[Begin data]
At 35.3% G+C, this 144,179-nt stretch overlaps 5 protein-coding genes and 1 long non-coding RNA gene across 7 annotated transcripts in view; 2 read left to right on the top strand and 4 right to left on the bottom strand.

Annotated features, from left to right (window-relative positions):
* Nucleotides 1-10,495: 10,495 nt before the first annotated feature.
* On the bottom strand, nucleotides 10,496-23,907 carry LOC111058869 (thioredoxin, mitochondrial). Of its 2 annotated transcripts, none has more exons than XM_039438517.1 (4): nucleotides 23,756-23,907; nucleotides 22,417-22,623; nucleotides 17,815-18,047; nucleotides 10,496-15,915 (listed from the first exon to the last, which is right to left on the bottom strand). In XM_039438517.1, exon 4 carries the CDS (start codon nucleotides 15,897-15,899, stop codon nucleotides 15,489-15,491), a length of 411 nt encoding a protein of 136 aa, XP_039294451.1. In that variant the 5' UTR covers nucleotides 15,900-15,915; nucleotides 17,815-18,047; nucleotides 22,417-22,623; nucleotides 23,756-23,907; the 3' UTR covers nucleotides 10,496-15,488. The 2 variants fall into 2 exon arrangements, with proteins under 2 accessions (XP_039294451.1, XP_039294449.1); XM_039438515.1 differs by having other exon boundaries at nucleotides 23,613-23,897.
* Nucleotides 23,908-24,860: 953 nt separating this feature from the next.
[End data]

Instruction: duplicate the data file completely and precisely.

At 35.3% G+C, this 144,179-nt stretch overlaps 5 protein-coding genes and 1 long non-coding RNA gene across 7 annotated transcripts in view; 2 read left to right on the top strand and 4 right to left on the bottom strand.

Annotated features, from left to right (window-relative positions):
* Nucleotides 1-10,495: 10,495 nt before the first annotated feature.
* On the bottom strand, nucleotides 10,496-23,907 carry LOC111058869 (thioredoxin, mitochondrial). Of its 2 annotated transcripts, none has more exons than XM_039438517.1 (4): nucleotides 23,756-23,907; nucleotides 22,417-22,623; nucleotides 17,815-18,047; nucleotides 10,496-15,915 (listed from the first exon to the last, which is right to left on the bottom strand). In XM_039438517.1, exon 4 carries the CDS (start codon nucleotides 15,897-15,899, stop codon nucleotides 15,489-15,491), a length of 411 nt encoding a protein of 136 aa, XP_039294451.1. In that variant the 5' UTR covers nucleotides 15,900-15,915; nucleotides 17,815-18,047; nucleotides 22,417-22,623; nucleotides 23,756-23,907; the 3' UTR covers nucleotides 10,496-15,488. The 2 variants fall into 2 exon arrangements, with proteins under 2 accessions (XP_039294451.1, XP_039294449.1); XM_039438515.1 differs by having other exon boundaries at nucleotides 23,613-23,897.
* Nucleotides 23,908-24,860: 953 nt separating this feature from the next.